SEO copywriting

It’s not always the case that a client provides you with content ideas. Meaning, generating content ideas as a writer can sometimes be tough.

Methods to generate new content ideas

1. Look at your competitor’s content ideas

In order to copy ideas, simply go to a competitor’s website, locate their blog and study their topic ideas — there’s nothing more to it (initially).

You could even Google “top {your-niche} blogs”, visit their websites and do the exact same there too.

For best SEO value

Firstly, never copy and paste content from websites. It’ll harm your website’s SEO value and possibly even get you into some legal issues — period.

Secondly, there’s little SEO value to come from copying your competitor’s topics. Either because you’re not adding any further value into Google (compared to the original competitor’s content) or perhaps nobody is searching for it altogether, which is an even bigger issue, in terms of SEO.

The best way to favour SEO for replicated competitor content is to check if people are searching for it first and only then, rewrite it better. Ultimately, you’re aiming to add more value to the reader and Google too.

2. Browse through blog comments

Whether it’s your own website or a competitor’s, simply go to an article, locate the comments and try to find questions.

If someone’s questioning something (i.e. “How do I {topic}?”, “Would I need to {topic}?”, etc.), there are people most likely searching for a similar question too.

Do your research; look at the search volume and page-1’s results too. If it’s a clear monopoly — write it! Heck, even reply to the comment with your newly written article too!

3. Browse through community posts

By far one of our favourite techniques (similar to browsing through blog comments), which involves browsing groups on Facebook, Reddit or another niche-based Q&A style of site.

Our three-step process:

  1. Find someone asking a question, as they’ve most likely already Googled’ it but can’t find any relevant result.
  2. This would provide you with the perfect opportunity to write a whole article around it, with minimal chances of competition around the topic (however, check first).
  3. Provide your link along with some key points when you answer their question.

From using this process; you’ve most likely found a non-competitive topic, you’ve written an article to answer their question and even received a relevant link from it — it’s perfect!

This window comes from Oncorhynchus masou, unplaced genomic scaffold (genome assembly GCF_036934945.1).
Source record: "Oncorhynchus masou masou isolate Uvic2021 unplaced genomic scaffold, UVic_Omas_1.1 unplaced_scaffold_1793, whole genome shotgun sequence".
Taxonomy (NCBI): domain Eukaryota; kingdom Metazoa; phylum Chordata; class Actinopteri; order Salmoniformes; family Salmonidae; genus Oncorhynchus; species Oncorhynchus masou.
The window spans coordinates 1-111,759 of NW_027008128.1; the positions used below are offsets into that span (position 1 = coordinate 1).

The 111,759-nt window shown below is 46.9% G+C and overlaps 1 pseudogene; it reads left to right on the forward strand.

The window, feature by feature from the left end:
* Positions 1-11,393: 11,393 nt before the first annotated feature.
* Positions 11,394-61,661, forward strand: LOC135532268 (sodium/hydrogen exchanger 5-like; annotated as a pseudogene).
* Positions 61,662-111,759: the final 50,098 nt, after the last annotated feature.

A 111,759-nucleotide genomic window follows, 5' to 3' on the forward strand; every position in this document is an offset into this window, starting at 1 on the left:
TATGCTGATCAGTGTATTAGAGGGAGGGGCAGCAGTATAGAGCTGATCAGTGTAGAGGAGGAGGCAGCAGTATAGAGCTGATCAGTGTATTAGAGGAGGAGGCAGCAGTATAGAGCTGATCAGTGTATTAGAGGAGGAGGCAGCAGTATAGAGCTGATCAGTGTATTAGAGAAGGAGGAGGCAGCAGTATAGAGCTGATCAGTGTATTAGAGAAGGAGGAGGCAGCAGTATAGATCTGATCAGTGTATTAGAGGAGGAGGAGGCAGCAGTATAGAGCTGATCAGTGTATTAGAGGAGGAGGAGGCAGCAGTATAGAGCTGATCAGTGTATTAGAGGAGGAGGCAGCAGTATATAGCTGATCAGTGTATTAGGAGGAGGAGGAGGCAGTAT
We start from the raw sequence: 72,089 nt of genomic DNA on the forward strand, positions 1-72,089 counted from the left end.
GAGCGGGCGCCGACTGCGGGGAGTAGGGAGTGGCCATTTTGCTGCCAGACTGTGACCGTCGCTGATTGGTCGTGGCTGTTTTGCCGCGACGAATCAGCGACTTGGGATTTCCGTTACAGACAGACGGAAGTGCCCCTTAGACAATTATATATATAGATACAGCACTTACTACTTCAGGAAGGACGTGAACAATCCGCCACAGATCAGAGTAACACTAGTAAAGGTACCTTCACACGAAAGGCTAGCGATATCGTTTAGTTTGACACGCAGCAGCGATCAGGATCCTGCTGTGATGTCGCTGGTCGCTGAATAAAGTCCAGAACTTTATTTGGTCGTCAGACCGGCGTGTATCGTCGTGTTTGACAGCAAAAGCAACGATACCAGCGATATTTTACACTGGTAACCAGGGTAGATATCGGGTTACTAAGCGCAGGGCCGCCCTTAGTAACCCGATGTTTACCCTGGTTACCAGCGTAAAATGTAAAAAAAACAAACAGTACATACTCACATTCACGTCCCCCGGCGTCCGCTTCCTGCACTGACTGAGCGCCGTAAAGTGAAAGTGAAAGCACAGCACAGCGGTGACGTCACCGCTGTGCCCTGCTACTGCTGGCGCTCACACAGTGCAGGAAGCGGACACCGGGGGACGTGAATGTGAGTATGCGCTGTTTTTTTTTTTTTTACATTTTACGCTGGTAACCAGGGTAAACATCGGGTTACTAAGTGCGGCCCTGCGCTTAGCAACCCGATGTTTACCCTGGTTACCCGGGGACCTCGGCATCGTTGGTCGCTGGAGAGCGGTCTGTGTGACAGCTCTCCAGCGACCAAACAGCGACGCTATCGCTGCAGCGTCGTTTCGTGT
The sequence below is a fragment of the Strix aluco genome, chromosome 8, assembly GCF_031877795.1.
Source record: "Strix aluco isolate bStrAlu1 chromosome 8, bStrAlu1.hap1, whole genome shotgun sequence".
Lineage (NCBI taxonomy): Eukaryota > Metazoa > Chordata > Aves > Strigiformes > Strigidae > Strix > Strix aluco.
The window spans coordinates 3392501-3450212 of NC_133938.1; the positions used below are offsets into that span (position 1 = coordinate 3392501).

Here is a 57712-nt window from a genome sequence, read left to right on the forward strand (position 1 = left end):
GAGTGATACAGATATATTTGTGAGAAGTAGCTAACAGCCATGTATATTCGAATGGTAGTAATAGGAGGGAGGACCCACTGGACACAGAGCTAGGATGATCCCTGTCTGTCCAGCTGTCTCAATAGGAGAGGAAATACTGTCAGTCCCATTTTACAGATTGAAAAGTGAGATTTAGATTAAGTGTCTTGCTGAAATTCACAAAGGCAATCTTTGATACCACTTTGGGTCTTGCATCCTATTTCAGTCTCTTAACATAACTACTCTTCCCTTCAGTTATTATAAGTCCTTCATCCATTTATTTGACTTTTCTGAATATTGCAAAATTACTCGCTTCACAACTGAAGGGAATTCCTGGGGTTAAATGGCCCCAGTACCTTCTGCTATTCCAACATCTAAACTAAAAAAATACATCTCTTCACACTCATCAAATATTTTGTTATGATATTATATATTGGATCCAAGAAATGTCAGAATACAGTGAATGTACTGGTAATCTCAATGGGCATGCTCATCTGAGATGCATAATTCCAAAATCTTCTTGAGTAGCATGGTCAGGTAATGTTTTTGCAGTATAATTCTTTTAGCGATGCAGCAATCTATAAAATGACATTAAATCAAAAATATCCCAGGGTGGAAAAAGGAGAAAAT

4. Use tools to generate new ideas

Depending on your skill level, there are numerous idea generation tools that you could use as a writer.

Ahrefs (advanced)


Ahrefs’ Site Explorer allows you to literally type in your competitor’s URL to find their most popular content on Google.

These results can be filtered by ranking positions and keyword search volumes to help give you an idea on which content and what keywords you should use for rewriting a competitor’s content. Essentially, the aim would be to write a better article to outrank their result.

Another useful tool within Ahrefs is their Content Explorer. It allows you to search for phrases, providing you with estimates on Google search traffic and social media shares an article may have.

Buzzsumo (intermediate)


Buzzsumo is a similar tool to Ahrefs’ Content Explorer when it comes to researching social shares. It also includes a free (limited) search tool which is useful if you only want to search on an ad hoc basis.

Answer The Public (novice)


Answer The Public categorises your keywords into searchable terms which can help provide you with content titles.

For writers, useful categories would include; questions, prepositions, comparisons and related results. All of which can be used to generate different styles of content.

Planning new content ideas

Once you’ve got the processes to find new content ideas, you then need to plan when and how you’re going to write them.

When to write

We tend to write each article on an SEO priority basis. Meaning, if we think that a specific article will help bring lots of traffic from organic search results, we’ll prioritise it.

How to write

We always write with keywords in mind for SEO. We conduct our content generation research, we list our ideas and we also list our SEO keywords — we preach what we teach and vice versa!

Planning spreadsheet

Internally, we use a spreadsheet which both tracks and outlines our content planning schedule.

As a freebie, please email Rahul to get your free copy of our boilerplate planning schedule for your content generation process.

Have a question for Rahul?

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